However, the real drama of this cabal involves the power struggle between Magneto and Doctor Doom, who both desire to be the leader of this new team. They both try and play Namor, whose intense love for Sue Richards is, in this storyline, his Achilles heel. Controversial storybeats might include Sue actually returning his affections for once (cause you’ve got to anger as many die-hard fans as possible when you tell stories like this one). Again, this would all be in the hands of the writers and editors of various books, but basically things come to a head when a patrol of Initiative Heroes kill a group of Defenders when they mistaken believe the Defenders are in American Waters without authorization, and Namor uses this opportunity to launch a full out invasion of New York with his real motivation being to kill Reed Richards and reclaim his bride. This is of course where Spider-Man reveals himself to be a hero spy and sleeper agent, where perhaps Doom and Magneto are revealed to be not quite as evil as we’ve always thought (or maybe only Doom is shown to have a heart at the end, Magneto’s having been destroyed by House of M), where several characters die and where Namor Reed and Sue have an almost Shakespearean final confrontation that leads to the death of the erstwhile Prince of Atlantis.

By the term Tragedy I mean it in the Classical Sense, meaning that it would possess these five acts:

Rising Action
Falling Action

In the case of the story I described, the exposition-climax would be the rise to prominence of the Defenders and their successful defeat of a major cosmic/mystical force when the Americans could not, with the falling action and catastrophe being the mad actions of Namor, who for all his success can't find personal satisfaction.

This is a general outline that I think could potentially boost sales of our titles across the board, sell very well itself and in the hands of the right creators, be a critical success to boot. I know Tom said crossovers aren't in effect, but I took that as an olive branch to make things less difficult. I love so much about what Marvel's doing right now I can't honestly think of not including it in my books.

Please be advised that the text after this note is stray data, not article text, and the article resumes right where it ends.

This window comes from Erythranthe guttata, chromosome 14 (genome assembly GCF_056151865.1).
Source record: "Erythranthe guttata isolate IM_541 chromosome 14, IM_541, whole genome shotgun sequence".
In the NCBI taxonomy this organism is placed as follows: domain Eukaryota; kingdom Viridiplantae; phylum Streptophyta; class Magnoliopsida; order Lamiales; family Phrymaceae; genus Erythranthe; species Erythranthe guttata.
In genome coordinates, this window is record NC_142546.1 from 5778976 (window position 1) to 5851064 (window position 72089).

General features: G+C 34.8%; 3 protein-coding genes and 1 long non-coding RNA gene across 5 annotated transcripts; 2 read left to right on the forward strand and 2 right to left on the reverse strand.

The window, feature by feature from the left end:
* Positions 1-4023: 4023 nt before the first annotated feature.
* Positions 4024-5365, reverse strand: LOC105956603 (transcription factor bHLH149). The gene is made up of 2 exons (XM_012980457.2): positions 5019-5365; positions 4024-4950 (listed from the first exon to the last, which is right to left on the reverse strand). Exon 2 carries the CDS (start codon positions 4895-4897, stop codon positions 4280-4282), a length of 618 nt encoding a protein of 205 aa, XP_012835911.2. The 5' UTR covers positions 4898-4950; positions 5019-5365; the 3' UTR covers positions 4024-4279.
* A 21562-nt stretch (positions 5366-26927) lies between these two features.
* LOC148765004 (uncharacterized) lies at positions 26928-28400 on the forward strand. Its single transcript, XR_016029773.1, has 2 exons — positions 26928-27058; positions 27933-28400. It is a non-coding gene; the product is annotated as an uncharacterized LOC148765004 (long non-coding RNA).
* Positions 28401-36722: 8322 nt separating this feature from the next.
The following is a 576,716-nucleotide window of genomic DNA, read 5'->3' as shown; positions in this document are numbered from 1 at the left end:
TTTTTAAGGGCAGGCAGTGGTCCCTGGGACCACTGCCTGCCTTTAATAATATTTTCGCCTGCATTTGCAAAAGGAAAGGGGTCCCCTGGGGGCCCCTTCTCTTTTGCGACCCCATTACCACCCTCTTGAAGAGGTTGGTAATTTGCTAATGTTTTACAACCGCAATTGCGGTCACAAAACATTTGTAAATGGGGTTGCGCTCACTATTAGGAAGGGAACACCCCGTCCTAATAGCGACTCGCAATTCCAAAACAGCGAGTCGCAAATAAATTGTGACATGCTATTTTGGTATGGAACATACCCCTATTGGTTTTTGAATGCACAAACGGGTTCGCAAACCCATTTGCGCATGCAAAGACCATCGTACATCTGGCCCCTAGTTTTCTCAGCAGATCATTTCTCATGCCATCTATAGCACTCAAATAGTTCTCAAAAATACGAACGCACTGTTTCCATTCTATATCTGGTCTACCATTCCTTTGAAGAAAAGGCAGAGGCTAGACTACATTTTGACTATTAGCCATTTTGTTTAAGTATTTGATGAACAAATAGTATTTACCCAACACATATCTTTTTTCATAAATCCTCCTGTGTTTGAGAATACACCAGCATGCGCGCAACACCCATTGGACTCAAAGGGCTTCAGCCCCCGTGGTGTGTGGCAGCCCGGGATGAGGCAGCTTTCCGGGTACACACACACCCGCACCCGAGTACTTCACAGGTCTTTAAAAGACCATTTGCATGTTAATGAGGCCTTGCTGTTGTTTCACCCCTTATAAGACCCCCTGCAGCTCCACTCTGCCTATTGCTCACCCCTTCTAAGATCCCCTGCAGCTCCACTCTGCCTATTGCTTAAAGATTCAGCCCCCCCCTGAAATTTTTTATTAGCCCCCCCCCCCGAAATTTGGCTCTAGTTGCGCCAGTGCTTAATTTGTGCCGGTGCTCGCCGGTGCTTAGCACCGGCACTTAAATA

Michael Heide said...

Alright. I like that pitch and would probably want to read it, but I don't think it really fits our mission statement for several reasons.

1.: Remember the Exiles fiasco last time around? That was a solid concept as well, with a perfectly suited creative team in place, but the virtual fan community hated it. Mainly because it took the name of the Exiles. If it had been a new Morlocks book or created a brandnew franchise under a brandnew name, it might have had more success. By creating a new group of Defenders with virtually no ties to the previous group (except for Namor), we might fall into the same trap.

2.: In this scenario, we were hired to, and I quote, "overhaul the place and make it better than it was." Besides, "[at] this point, we're beginning at ground neutral. There are no crossovers in effect--there is no CIVIL WAR, no WORLD WAR HULK, no ANNIHILATION."
Your pitch is a direct continuation of the road that began with Avengers: Disassembled and led over House of M to Civil War. It would most likely work under the former Editor in Chief, Joe Quesada. But we have a new EiC and a new direction. So we might be better off if we go in a different direction.

3.: Look at the books we were dealt. Two X-books, two Spider-Man books, She-Hulk and the Fantastic Four. The way I see it, Spider-Man has nothing to do with your pitch. She-Hulk seems forced, since we don't have the actual Incredible Hulk book. And both the Fantastic Four and the Uncanny X-Men would have to take a backseat against their respective villins, Dr. Doom and Magneto. But we're faced with the task to raise sales on our books. By basically taking out the major players of those two team books, it's highly unlikely that readers will stay on the book once the event is over. Plus, with a Fantastic Four movie on the way, we really should feature the characters. I think that includes restoring the team to its original roster, so Black Panther doesn't have a tie to our books as well.

Please don't take me wrong, I consider this constructive criticism.

Besides, I think we should focus on the infrastructure of the books we got first before planning a huge crossover. We can still do that in week two.

Philip Schaeffer said...

1. I vividly remember the Exiles fiasco, but I'd say this is different because: a) there's not currently an ongoing Defenders title with a loyal following; b) I've heard Joe Q talk about how he's looking for the right idea with which to relaunch the Defenders, since their role as the covert agents has sort of been replaced by the New Avengers (and I think the idea that the Defenders are Defending the world from the Avengers is kind of cool and not that out of step with the original non-team mandate). I'd argue that recasting Doom as a hero is the more upsetting idea for the virtual fan community.